In his biographical account in History Of Larne and East Antrim, Felix McKillop wrote: “He studied art at Larne Technical School obtaining the Advanced Art Certificate course. Soon he was the recipient of various art awards, winning six Gold, Silver and Bronze medals, and a Diploma in Illustration. These qualified him for a C J Browne Scholarship in 1943 and subsequently qualified him to teach art. But ... his love of the outdoors led him away from teaching.

“He began commercially designing posters and painting the outdoors. McLarnon opened a studio in Main Street, Larne, and for 28 years held annual exhibitions there. He was a founder member of Larne Art Club in 1940 and in the mid-1960s helped found the Ulster Watercolour Society.”

Sam was also a life member of Carnlough Art Club.

“Away from the art scene, Sam became involved with the Boy Scout movement,” wrote Felix. “A member of the first St MacNissi’s Scout Troop in Larne when they were founded in 1935 under the guidance of Christie and Barney Breen, Sam always kept a keen interest in the movement. He held various positions in the Scouts, eventually becoming a Diocesan Commissioner for Cubs. His experience in the movement led him to write a book regarding Guidance for Cub Masters.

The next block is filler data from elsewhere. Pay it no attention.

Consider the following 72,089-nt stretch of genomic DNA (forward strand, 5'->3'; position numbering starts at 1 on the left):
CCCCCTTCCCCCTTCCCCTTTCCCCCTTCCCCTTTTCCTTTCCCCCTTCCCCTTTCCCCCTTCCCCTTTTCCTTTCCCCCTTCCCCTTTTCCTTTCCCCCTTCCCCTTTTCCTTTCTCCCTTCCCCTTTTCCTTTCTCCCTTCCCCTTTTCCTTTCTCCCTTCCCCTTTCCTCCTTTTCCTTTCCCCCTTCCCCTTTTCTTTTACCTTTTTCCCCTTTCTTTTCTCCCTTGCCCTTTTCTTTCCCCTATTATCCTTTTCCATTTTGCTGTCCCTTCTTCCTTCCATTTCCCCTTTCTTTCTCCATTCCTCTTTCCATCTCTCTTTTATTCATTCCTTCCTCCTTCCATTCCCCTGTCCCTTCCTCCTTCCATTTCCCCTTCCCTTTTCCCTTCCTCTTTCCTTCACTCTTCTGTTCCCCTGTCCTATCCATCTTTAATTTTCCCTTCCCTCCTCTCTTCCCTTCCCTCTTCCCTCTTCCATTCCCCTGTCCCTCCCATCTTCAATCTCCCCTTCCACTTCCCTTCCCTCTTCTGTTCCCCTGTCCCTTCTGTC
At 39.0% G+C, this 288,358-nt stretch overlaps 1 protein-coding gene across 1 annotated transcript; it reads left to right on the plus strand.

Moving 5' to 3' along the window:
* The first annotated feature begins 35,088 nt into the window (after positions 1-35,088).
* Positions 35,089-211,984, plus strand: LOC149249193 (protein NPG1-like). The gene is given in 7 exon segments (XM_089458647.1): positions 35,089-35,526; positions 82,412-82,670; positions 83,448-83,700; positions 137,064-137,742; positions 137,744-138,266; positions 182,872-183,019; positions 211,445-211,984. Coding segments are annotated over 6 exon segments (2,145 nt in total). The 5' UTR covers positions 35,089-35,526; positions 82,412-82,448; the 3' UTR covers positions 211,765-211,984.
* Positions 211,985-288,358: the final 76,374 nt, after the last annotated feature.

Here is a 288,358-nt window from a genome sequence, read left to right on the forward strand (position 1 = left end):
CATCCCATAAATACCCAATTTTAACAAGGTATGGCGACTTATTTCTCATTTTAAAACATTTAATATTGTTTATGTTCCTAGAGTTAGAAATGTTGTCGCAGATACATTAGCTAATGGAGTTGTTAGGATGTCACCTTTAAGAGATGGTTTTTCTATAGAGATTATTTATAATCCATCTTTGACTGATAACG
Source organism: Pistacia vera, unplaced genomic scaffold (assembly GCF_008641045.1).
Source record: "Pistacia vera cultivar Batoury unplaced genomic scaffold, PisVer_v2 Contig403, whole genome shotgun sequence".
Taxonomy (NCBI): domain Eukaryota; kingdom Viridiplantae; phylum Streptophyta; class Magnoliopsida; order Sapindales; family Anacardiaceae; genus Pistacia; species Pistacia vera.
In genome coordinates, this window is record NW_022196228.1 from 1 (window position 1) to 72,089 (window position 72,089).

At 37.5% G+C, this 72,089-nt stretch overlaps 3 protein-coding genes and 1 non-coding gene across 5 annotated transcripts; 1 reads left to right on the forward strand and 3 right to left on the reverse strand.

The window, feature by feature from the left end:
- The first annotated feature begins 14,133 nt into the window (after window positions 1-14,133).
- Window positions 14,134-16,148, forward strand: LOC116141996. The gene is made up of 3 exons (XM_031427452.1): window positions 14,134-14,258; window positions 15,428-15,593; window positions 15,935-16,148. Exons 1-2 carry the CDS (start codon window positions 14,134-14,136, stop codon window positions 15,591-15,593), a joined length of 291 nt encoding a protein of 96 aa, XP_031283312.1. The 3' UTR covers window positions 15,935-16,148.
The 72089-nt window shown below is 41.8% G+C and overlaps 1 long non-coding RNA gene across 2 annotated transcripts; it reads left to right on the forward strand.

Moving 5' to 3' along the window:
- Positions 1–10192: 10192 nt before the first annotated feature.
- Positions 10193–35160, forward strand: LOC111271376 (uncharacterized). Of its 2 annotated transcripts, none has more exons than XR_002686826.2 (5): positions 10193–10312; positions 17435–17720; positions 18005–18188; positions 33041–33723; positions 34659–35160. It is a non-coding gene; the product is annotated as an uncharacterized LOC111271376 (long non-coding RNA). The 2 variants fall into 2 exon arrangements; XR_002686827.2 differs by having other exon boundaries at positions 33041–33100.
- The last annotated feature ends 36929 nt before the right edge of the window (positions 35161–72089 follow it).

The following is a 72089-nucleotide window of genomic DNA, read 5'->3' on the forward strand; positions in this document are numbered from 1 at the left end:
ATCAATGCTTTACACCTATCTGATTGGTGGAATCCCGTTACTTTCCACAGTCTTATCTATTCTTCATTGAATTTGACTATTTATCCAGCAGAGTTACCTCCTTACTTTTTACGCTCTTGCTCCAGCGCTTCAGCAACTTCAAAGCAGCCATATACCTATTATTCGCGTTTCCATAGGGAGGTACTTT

“Around 1968 he gave up his studio work and began working for various galleries. His commissions included Harrod’s in Knightsbridge, London.”

The author summed up the artist’s universal appeal: “Simplicity is the key to Sam’s watercolours. Never paint in three trees when one can tell the same story, is his motto. Each day, summer or winter, he drives into his beloved Glens of Antrim to paint. He says there is no substitute for being face-to-face with nature all year round.”

Sam never actually received the aforementioned medals he won as a student. His great-nephew Gerry McNally explained: “He never got the medals because metals were scarce in the war years. He was given the certificates and after the war he was supposed to claim his medals, but he never did.”